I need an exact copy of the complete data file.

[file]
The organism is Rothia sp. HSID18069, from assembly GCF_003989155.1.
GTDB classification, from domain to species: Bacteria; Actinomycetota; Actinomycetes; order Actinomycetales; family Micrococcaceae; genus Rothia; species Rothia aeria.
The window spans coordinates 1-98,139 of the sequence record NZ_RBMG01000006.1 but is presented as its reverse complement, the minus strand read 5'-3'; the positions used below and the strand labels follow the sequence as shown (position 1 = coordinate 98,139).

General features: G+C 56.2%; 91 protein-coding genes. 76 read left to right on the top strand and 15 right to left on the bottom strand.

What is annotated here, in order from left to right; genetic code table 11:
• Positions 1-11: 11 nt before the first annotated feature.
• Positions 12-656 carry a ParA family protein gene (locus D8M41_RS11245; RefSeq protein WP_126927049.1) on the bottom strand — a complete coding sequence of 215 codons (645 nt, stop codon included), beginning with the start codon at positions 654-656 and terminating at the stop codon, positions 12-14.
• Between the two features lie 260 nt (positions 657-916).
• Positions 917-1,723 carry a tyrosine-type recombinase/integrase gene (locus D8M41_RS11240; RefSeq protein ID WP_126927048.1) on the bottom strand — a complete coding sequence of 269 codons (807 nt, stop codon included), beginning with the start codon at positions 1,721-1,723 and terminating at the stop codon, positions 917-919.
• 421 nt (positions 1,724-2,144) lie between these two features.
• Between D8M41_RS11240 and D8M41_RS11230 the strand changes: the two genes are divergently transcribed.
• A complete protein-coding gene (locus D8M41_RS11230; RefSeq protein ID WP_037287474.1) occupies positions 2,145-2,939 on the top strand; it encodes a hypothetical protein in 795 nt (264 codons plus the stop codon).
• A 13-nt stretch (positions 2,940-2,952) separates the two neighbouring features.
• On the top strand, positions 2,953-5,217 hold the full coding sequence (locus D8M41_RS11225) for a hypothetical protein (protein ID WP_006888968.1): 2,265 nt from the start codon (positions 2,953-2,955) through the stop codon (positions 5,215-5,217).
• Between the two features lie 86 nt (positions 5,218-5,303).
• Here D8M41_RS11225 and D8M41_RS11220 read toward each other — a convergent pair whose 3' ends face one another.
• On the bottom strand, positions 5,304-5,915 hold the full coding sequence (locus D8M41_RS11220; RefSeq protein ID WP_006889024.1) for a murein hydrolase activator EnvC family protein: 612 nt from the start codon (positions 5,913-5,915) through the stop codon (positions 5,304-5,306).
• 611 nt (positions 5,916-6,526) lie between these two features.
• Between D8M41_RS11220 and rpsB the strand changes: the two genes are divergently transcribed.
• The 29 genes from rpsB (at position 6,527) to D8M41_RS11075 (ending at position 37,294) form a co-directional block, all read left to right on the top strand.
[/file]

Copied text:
The organism is Rothia sp. HSID18069, from assembly GCF_003989155.1.
GTDB classification, from domain to species: Bacteria; Actinomycetota; Actinomycetes; order Actinomycetales; family Micrococcaceae; genus Rothia; species Rothia aeria.
The window spans coordinates 1-98,139 of the sequence record NZ_RBMG01000006.1 but is presented as its reverse complement, the minus strand read 5'-3'; the positions used below and the strand labels follow the sequence as shown (position 1 = coordinate 98,139).

General features: G+C 56.2%; 91 protein-coding genes. 76 read left to right on the top strand and 15 right to left on the bottom strand.

What is annotated here, in order from left to right; genetic code table 11:
• Positions 1-11: 11 nt before the first annotated feature.
• Positions 12-656 carry a ParA family protein gene (locus D8M41_RS11245; RefSeq protein WP_126927049.1) on the bottom strand — a complete coding sequence of 215 codons (645 nt, stop codon included), beginning with the start codon at positions 654-656 and terminating at the stop codon, positions 12-14.
• Between the two features lie 260 nt (positions 657-916).
• Positions 917-1,723 carry a tyrosine-type recombinase/integrase gene (locus D8M41_RS11240; RefSeq protein ID WP_126927048.1) on the bottom strand — a complete coding sequence of 269 codons (807 nt, stop codon included), beginning with the start codon at positions 1,721-1,723 and terminating at the stop codon, positions 917-919.
• 421 nt (positions 1,724-2,144) lie between these two features.
• Between D8M41_RS11240 and D8M41_RS11230 the strand changes: the two genes are divergently transcribed.
• A complete protein-coding gene (locus D8M41_RS11230; RefSeq protein ID WP_037287474.1) occupies positions 2,145-2,939 on the top strand; it encodes a hypothetical protein in 795 nt (264 codons plus the stop codon).
• A 13-nt stretch (positions 2,940-2,952) separates the two neighbouring features.
• On the top strand, positions 2,953-5,217 hold the full coding sequence (locus D8M41_RS11225) for a hypothetical protein (protein ID WP_006888968.1): 2,265 nt from the start codon (positions 2,953-2,955) through the stop codon (positions 5,215-5,217).
• Between the two features lie 86 nt (positions 5,218-5,303).
• Here D8M41_RS11225 and D8M41_RS11220 read toward each other — a convergent pair whose 3' ends face one another.
• On the bottom strand, positions 5,304-5,915 hold the full coding sequence (locus D8M41_RS11220; RefSeq protein ID WP_006889024.1) for a murein hydrolase activator EnvC family protein: 612 nt from the start codon (positions 5,913-5,915) through the stop codon (positions 5,304-5,306).
• 611 nt (positions 5,916-6,526) lie between these two features.
• Between D8M41_RS11220 and rpsB the strand changes: the two genes are divergently transcribed.
• The 29 genes from rpsB (at position 6,527) to D8M41_RS11075 (ending at position 37,294) form a co-directional block, all read left to right on the top strand.